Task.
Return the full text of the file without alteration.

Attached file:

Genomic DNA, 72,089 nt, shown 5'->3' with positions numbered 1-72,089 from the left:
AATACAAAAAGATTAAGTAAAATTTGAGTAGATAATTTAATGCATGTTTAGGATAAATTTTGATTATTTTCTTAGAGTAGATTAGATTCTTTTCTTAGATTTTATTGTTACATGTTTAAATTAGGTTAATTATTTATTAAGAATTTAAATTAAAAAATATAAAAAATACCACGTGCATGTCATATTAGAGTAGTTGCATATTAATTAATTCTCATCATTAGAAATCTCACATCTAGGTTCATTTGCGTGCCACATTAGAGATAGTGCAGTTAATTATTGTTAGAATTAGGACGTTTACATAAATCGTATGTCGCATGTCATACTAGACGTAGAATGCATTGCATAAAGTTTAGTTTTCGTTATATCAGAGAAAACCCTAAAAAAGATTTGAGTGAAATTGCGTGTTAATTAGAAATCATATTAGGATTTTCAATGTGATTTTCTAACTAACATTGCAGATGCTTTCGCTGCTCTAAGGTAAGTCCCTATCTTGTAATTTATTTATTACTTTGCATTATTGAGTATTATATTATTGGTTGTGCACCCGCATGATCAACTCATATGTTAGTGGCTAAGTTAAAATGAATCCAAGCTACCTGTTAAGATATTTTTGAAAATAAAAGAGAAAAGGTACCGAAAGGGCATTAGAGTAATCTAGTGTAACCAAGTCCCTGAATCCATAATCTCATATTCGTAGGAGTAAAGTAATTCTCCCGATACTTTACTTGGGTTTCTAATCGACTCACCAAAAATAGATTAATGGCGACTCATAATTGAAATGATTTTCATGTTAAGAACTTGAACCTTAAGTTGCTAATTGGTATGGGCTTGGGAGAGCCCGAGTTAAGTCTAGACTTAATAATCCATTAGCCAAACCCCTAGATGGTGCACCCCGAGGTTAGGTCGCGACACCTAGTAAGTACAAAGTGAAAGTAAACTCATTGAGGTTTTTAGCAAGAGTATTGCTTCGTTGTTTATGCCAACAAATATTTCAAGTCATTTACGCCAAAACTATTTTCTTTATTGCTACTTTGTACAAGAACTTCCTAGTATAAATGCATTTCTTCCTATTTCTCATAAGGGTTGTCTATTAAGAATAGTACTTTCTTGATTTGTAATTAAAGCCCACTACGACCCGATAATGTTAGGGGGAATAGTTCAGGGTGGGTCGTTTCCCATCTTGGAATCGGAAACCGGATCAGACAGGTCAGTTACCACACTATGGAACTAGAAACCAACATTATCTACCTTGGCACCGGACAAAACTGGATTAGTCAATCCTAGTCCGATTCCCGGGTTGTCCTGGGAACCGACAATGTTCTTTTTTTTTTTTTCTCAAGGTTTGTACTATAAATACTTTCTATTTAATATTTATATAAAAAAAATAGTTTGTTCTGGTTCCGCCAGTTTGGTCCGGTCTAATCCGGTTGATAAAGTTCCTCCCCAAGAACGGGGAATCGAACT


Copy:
Genomic DNA, 72,089 nt, shown 5'->3' with positions numbered 1-72,089 from the left:
AATACAAAAAGATTAAGTAAAATTTGAGTAGATAATTTAATGCATGTTTAGGATAAATTTTGATTATTTTCTTAGAGTAGATTAGATTCTTTTCTTAGATTTTATTGTTACATGTTTAAATTAGGTTAATTATTTATTAAGAATTTAAATTAAAAAATATAAAAAATACCACGTGCATGTCATATTAGAGTAGTTGCATATTAATTAATTCTCATCATTAGAAATCTCACATCTAGGTTCATTTGCGTGCCACATTAGAGATAGTGCAGTTAATTATTGTTAGAATTAGGACGTTTACATAAATCGTATGTCGCATGTCATACTAGACGTAGAATGCATTGCATAAAGTTTAGTTTTCGTTATATCAGAGAAAACCCTAAAAAAGATTTGAGTGAAATTGCGTGTTAATTAGAAATCATATTAGGATTTTCAATGTGATTTTCTAACTAACATTGCAGATGCTTTCGCTGCTCTAAGGTAAGTCCCTATCTTGTAATTTATTTATTACTTTGCATTATTGAGTATTATATTATTGGTTGTGCACCCGCATGATCAACTCATATGTTAGTGGCTAAGTTAAAATGAATCCAAGCTACCTGTTAAGATATTTTTGAAAATAAAAGAGAAAAGGTACCGAAAGGGCATTAGAGTAATCTAGTGTAACCAAGTCCCTGAATCCATAATCTCATATTCGTAGGAGTAAAGTAATTCTCCCGATACTTTACTTGGGTTTCTAATCGACTCACCAAAAATAGATTAATGGCGACTCATAATTGAAATGATTTTCATGTTAAGAACTTGAACCTTAAGTTGCTAATTGGTATGGGCTTGGGAGAGCCCGAGTTAAGTCTAGACTTAATAATCCATTAGCCAAACCCCTAGATGGTGCACCCCGAGGTTAGGTCGCGACACCTAGTAAGTACAAAGTGAAAGTAAACTCATTGAGGTTTTTAGCAAGAGTATTGCTTCGTTGTTTATGCCAACAAATATTTCAAGTCATTTACGCCAAAACTATTTTCTTTATTGCTACTTTGTACAAGAACTTCCTAGTATAAATGCATTTCTTCCTATTTCTCATAAGGGTTGTCTATTAAGAATAGTACTTTCTTGATTTGTAATTAAAGCCCACTACGACCCGATAATGTTAGGGGGAATAGTTCAGGGTGGGTCGTTTCCCATCTTGGAATCGGAAACCGGATCAGACAGGTCAGTTACCACACTATGGAACTAGAAACCAACATTATCTACCTTGGCACCGGACAAAACTGGATTAGTCAATCCTAGTCCGATTCCCGGGTTGTCCTGGGAACCGACAATGTTCTTTTTTTTTTTTTCTCAAGGTTTGTACTATAAATACTTTCTATTTAATATTTATATAAAAAAAATAGTTTGTTCTGGTTCCGCCAGTTTGGTCCGGTCTAATCCGGTTGATAAAGTTCCTCCCCAAGAACGGGGAATCGAACT